By: Kishore Swaminathan
How can a company take advantage of these fundamental changes in communication? Here are some relatively simple things to keep in mind, along with actions you can take immediately.
1. Not only are your employees, customers and competitors all talking and talking openly—so are your competitors’ employees and customers, and customers you never knew you had. Technology exists to process unstructured text for you to listen to them all—and listen at an industrial scale—enabling you to gauge your customers’ latent needs, how they feel about your products and brand, and what your competitors are up to. There’s no reason to spend money on surveys anymore: Everything you want to know—and more—is out there in the open for you to harvest. With technology from vendors such as Sentimine and The Nielsen Co., companies ranging from carmakers to agribusinesses are monitoring and measuring customer sentiment over the Web.
2. Embrace video as a communication medium. If you are like most companies, you produce tons of written instruction manuals in multiple languages and package them with your products. Very few of your customers read them, in any language. With video, you can show them rather than tell them. The Home Depot, Dell, Best Buy and many others are increasingly turning to video as a means of customer support.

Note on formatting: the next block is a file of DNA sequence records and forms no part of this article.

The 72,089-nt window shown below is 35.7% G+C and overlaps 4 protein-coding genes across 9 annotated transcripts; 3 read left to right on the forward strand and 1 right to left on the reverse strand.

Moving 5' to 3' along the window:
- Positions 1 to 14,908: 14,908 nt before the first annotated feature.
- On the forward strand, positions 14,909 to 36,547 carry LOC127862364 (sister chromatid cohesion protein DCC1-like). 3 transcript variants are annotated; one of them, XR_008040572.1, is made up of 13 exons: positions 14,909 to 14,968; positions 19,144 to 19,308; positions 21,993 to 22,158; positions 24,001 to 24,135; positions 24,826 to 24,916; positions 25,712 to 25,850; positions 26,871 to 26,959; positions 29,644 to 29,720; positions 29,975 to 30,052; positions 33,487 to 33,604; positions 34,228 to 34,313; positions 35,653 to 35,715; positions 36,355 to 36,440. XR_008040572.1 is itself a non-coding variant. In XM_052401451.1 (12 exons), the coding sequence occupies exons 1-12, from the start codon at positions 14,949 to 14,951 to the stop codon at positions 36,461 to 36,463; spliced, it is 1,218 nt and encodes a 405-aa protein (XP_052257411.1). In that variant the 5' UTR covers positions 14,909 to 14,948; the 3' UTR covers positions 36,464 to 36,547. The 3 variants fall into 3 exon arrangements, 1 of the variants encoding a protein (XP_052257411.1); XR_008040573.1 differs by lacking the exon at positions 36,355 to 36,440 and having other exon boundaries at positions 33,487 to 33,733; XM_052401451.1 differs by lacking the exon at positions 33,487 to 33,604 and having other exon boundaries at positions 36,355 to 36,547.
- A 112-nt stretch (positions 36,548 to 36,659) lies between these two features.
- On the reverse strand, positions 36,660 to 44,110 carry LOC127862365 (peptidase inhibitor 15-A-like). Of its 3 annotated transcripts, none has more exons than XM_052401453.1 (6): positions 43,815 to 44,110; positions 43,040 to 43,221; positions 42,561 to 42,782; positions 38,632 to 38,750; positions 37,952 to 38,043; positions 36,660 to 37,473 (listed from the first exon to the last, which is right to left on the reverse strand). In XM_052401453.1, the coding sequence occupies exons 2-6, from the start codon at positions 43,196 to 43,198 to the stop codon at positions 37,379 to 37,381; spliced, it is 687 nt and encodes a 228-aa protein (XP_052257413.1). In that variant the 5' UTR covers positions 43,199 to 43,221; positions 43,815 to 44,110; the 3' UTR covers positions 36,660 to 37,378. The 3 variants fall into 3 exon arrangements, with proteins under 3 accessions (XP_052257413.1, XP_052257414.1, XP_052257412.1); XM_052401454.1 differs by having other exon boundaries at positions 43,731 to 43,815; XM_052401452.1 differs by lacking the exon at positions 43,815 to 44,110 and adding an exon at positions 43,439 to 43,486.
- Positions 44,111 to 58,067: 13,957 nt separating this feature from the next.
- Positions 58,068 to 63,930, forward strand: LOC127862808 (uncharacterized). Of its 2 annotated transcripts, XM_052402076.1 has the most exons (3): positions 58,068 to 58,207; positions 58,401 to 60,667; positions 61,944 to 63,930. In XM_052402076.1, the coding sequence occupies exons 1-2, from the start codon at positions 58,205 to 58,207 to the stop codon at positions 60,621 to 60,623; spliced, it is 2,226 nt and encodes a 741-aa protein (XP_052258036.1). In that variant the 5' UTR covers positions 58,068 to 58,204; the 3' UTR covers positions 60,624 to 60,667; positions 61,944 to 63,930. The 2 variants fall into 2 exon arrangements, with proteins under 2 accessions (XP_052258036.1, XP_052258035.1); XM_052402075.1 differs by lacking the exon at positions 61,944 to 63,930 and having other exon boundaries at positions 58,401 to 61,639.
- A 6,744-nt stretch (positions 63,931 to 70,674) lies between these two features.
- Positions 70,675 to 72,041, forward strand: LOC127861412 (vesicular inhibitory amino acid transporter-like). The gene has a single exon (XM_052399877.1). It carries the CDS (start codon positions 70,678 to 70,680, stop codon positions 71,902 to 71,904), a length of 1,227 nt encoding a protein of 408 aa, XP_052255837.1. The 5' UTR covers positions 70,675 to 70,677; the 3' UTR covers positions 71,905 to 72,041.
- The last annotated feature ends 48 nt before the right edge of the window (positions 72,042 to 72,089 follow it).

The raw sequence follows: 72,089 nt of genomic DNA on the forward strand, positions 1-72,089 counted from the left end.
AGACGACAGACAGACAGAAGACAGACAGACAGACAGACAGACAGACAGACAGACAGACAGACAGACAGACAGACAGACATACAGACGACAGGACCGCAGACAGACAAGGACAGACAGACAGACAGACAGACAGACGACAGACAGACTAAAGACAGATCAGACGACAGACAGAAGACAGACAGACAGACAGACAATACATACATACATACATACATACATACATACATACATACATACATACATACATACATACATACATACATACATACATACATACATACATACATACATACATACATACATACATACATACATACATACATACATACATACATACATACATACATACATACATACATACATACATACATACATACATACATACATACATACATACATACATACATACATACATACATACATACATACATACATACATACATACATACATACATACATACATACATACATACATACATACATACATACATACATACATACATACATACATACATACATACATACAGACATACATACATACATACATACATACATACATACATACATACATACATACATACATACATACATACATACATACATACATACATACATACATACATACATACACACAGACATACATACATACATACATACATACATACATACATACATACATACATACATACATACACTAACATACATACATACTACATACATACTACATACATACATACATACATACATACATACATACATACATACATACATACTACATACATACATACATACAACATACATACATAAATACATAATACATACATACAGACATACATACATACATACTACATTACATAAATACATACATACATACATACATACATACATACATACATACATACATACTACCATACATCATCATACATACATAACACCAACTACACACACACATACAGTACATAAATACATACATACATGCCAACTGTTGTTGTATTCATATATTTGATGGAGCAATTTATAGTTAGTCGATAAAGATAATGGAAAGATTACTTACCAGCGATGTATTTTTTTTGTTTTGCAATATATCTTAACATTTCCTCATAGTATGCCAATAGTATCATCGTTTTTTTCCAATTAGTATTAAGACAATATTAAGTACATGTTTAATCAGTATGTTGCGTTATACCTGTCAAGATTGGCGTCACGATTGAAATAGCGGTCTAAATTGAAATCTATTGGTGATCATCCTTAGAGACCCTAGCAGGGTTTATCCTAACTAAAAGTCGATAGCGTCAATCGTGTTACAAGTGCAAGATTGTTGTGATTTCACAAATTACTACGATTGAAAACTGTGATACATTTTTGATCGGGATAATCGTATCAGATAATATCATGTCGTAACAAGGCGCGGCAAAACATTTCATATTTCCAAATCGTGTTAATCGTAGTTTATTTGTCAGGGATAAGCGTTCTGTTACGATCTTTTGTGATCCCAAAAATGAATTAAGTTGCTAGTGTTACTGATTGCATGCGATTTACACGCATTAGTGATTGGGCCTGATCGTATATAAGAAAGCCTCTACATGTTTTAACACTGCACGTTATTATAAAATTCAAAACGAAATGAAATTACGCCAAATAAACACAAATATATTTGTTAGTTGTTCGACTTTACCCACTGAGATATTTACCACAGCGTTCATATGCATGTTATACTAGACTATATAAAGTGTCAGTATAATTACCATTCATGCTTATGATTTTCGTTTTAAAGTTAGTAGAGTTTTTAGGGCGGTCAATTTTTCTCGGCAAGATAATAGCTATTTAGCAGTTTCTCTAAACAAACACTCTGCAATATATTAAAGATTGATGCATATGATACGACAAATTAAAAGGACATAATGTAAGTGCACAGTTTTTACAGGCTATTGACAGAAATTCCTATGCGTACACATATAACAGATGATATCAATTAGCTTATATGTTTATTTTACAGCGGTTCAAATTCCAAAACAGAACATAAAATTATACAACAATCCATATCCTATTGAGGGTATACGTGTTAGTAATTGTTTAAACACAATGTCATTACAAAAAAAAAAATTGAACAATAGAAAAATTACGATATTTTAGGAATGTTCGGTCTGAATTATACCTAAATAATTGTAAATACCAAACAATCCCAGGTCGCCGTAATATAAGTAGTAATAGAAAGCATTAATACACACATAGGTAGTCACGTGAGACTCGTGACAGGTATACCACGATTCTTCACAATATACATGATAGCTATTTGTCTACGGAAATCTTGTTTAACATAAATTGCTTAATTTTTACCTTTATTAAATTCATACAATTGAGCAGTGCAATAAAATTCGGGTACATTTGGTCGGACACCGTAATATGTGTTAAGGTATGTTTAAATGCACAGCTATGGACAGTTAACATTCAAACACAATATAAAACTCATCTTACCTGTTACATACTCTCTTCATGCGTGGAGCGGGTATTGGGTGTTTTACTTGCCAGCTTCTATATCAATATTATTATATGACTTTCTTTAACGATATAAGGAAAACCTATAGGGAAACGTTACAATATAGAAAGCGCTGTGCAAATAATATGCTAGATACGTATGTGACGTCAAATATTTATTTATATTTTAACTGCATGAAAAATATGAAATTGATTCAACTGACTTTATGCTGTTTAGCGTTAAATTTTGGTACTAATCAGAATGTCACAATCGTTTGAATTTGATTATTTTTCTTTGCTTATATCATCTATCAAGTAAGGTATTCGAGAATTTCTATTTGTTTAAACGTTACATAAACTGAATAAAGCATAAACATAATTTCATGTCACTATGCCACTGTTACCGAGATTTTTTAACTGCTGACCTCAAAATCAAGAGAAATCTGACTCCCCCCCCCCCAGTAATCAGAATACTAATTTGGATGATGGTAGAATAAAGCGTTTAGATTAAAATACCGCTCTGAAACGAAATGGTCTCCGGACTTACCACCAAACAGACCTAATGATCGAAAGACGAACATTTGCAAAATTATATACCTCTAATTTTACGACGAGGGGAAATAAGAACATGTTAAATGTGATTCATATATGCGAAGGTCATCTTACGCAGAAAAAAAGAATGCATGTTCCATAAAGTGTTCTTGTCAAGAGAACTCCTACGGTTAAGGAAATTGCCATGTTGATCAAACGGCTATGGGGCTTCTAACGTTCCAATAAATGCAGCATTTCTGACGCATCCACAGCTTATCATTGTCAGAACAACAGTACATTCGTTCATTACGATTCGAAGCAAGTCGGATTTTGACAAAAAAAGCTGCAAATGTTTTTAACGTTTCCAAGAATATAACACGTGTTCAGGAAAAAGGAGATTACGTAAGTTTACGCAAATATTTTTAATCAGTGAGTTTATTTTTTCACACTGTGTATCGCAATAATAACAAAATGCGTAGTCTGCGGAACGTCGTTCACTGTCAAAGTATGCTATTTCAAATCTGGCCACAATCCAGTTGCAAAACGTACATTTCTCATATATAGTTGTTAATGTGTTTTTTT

3. Create an online community of people who use, like, love—and, don’t forget, hate—your products. Facilitate but don’t dominate the conversation. Face it: Whatever your product or service may be, it’s just a small part of your customers’ lives. By creating as much conversation as you can among your customers about as many subjects as possible, you’ll ensure that your products become legitimate topics of conversation from time to time. This kind of publicity is more genuine and credible than any ad campaign you can run.
4. Caution: A good, active community is a double-edged sword. On the one hand, your community members are your ambassadors. On the other, your community is effectively offering your customers to your competitors on a platter as well as a forum where your disgruntled customers can complain. The bigger your community is, the more vulnerable you are. Which is why you need to create and support brand ambassadors.
*Kishore Swaminathan is the chief scientist for Accenture.
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